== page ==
"My first name is Hilda, which my children have always told me sounds like a witch's name, but I'm called Hildy. I live alone; my daughters are grown up and my husband is no longer my husband. I talk to animals..some people think I have powers of intuition, psychic powers, which I don't. I just know a few tricks...I tend to know everyone's business...[and] I'm the top real-estate agent in a town whose main industries are antiques and real estate." p5This is how our narrator, fifty nine year old Hildy Good, introduces herself in The Good House. She seems like an ordinary woman, a lifelong resident of Wendover, Massachusetts, sipping a club soda with lime at a housewarming party, chatting cheerfully with other guests. She mentions in passing she is in "recovery", and has recently returned from rehab after an intervention staged by her daughters, an over-reaction on their part she assures us. A few hours later Hildy is at home, finishing a bottle of wine from the stash she hides in the garage, before stripping off to skinny dip in the icy cold river at the bottom of her garden, laughing under the moonlight.Related in the first person by Hildy, The Good House is a character driven novel, a story of small towns, family, love, deception and denial. It reveals tensions and prejudices, infidelity, elitism, and dysfunction but focuses on Hildy's alcoholism and its effects on herself and others.While we are inclined to trust Hildy's observations about herself and others initially, we soon learn that she is an entirely unreliable narrator. In order to deny the truth of her alcohol addiction, Hildy's perspective on her family, friends and the community is slightly warped. She claims her daughters are ungrateful, prone to exaggerating the effects of her drinking, she fails to recognise the instability of newcomer Rebecca, too relieved to find someone she can drink with who won't pass judgement, and imagines the concern of her lifelong friend, psychiatrist Peter Newbold, to be for sinister reasons of his own. Few will find Hildy a wholly likeable character, but I thought Leary portrayed her in a compassionate manner. Hildy is a supportive mother, a doting grandmother, and an intelligent, successful woman but her addiction is all consuming and everything she is, is tainted by alcohol. As Hildy continues to drinking heavily she begins to suffer blackouts and hallucinations but is convinced she is still in control, her secret safe, until the coincidence of a damaged fender and a missing child shatters her illusions.There is little action in the novel, with the suspense largely stemming from Hildy's gradual slide to 'rock bottom', still I found the narrative compelling. Leary's depiction of alcoholism is subtle rather than sensational, foregoing high drama for a realistic exploration of what addiction looks like amongst a demographic ignored by the media. The supporting characters and some of the minor subplots orbit around Hildy, never really having a life of their own, but add interest to the story.The Good House is an interesting, poignant and surprisingly witty portrayal of a woman's struggle with alcohol addiction and I found it both engaging and entertaining.FYI, Meryl Streep and Robert De Niro have signed to star in the screen adaption, and I will be eager to see the film when it is released.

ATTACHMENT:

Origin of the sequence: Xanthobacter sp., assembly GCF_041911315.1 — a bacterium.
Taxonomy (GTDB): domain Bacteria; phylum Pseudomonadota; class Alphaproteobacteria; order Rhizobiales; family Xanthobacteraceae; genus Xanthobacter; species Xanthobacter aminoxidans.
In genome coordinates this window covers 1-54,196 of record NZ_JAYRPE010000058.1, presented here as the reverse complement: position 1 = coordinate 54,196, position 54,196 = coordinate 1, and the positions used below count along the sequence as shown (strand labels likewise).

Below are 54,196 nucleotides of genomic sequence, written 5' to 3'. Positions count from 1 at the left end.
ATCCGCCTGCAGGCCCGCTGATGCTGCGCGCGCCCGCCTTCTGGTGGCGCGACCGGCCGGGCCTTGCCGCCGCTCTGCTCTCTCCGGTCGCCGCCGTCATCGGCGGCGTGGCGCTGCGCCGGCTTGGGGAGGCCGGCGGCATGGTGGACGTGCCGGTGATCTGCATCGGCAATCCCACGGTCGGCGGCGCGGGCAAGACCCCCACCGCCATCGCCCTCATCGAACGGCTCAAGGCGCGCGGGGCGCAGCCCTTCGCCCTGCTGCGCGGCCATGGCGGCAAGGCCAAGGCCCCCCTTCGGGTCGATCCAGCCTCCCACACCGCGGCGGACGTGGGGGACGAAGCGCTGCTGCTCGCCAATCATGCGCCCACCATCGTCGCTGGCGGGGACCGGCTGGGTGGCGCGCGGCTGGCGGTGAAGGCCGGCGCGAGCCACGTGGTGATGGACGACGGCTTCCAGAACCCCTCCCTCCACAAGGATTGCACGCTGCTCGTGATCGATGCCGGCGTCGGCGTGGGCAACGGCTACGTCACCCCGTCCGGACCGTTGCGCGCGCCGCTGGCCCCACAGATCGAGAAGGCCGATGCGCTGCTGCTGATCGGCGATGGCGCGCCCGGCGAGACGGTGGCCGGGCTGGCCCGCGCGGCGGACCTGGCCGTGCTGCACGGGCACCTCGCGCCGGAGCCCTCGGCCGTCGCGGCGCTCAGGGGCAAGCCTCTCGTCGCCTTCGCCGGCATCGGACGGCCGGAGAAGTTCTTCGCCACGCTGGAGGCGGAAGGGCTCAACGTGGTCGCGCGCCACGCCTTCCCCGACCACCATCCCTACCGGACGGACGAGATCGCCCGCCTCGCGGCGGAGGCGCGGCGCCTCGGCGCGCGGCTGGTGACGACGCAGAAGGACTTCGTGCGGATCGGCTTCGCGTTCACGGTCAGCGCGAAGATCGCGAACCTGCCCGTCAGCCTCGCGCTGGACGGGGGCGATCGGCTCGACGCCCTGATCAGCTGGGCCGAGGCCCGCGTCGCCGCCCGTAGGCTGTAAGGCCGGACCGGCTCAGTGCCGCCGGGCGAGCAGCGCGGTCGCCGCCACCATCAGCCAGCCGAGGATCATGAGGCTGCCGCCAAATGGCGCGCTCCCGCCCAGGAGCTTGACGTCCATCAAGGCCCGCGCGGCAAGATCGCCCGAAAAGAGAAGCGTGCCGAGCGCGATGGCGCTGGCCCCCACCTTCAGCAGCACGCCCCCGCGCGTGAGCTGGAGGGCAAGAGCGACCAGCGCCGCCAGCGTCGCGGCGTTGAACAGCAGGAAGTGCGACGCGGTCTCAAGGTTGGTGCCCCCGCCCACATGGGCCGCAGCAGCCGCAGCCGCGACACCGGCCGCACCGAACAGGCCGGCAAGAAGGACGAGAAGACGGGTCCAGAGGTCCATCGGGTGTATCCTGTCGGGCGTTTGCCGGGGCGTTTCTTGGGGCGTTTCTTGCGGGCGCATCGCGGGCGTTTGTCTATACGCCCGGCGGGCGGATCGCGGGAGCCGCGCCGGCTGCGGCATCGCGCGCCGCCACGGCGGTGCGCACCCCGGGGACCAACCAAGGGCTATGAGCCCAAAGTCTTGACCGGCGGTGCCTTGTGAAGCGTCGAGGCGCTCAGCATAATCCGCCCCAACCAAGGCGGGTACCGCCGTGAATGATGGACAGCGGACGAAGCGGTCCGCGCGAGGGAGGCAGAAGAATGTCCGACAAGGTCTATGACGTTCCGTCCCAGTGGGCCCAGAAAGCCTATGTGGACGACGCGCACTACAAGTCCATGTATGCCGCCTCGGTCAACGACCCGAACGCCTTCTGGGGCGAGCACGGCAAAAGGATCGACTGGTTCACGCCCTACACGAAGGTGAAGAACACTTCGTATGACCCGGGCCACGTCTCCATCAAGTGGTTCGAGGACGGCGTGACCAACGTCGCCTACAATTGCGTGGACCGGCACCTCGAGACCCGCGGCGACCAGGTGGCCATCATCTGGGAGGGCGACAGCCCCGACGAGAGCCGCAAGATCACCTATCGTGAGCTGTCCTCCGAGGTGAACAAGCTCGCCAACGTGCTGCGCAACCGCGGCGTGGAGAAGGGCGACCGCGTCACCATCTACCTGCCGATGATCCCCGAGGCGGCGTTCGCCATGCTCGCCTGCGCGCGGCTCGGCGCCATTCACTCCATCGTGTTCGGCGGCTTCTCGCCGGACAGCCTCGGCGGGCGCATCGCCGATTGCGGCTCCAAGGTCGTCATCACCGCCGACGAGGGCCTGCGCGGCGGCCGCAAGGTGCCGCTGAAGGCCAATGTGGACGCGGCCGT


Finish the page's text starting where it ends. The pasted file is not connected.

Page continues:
• (5/5)